Prof. Jeff Hansen's ('86) 'Sweet and Savory Science' Course Featured in Magazine
September 20, 2012
College classes with titles like "The Chemistry of Cooking ... have been popping up around the country, bolstered by the success of cooking shows like Alton Brown’s Good Eats and the popularity of the so-called molecular gastronomy movement," reports Chemical & Engineering News. "Although they approach the topic differently, the professors who teach kitchen chemistry are unified in their determination to make science relevant to students who normally shy away from the discipline."
Lauren K. Wolf writes, "Jeffrey A. Hansen, an organic chemist at DePauw University, in Indiana, teaches his 'Sweet and Savory Science' course in a campus kitchen to circumvent the cooking-space issue. That’s possible, he tells C&EN, because the small class takes place during DePauw’s three-week-long winter semester, when fewer students are on campus and fewer kitchens are in use. Hansen attracts students to the class, not with famous chefs, but with the promise of lessons on knife skills and with cooking competitions. He breaks the class into teams, which have to prepare a menu based on an assigned theme. The students have to explain the chemistry involved in their meals and then serve them to a panel of faculty and staff judges."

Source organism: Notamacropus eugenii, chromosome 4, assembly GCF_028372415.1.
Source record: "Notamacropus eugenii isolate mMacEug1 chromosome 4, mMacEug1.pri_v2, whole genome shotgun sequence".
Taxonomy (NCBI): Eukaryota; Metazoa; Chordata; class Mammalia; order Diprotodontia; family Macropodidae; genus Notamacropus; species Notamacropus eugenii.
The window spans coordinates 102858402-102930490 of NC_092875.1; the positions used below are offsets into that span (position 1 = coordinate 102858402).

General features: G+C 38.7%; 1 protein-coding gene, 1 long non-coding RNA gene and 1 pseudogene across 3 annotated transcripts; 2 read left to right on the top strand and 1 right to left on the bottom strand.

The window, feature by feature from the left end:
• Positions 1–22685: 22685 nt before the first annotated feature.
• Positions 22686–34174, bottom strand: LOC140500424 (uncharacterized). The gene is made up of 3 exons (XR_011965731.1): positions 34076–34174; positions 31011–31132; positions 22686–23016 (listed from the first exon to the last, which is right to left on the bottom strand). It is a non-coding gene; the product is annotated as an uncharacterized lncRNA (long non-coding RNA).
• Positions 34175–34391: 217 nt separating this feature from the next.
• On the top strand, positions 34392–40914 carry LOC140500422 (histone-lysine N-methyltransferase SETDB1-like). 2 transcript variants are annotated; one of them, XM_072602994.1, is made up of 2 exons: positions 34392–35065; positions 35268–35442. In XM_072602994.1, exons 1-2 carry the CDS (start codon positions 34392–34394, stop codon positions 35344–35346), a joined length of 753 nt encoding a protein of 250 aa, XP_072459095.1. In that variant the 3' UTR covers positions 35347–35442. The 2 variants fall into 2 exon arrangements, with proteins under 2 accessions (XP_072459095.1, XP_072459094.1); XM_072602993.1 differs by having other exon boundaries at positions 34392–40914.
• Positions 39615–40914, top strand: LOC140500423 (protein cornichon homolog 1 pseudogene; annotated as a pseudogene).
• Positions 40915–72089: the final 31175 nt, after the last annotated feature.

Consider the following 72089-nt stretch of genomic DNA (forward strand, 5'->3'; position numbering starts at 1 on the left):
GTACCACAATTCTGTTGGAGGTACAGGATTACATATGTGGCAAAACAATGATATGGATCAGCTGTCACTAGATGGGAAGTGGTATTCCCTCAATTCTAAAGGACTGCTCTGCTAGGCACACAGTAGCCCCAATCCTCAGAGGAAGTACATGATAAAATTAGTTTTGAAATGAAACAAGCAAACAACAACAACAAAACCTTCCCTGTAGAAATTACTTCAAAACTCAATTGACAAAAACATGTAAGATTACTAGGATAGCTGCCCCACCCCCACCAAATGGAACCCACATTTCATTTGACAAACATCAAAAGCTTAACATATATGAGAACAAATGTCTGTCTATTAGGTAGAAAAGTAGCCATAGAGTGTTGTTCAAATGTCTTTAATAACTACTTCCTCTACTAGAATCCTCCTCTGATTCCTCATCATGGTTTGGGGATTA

According to Dr. Hansen, "The more they understand the chemistry, the more control they’ll have over the final product. I want them to come out of the class with a greater comfort level in the kitchen."
Chemical & Engineering News is a weekly magazine published by the American Chemical Society. The piece, "Kitchen Chemistry Classes Take Off" --- which also cites classes at MIT and Harvard -- is published in the September 3 issue and is available online here.
Source: Chemical & Engineering NewsBack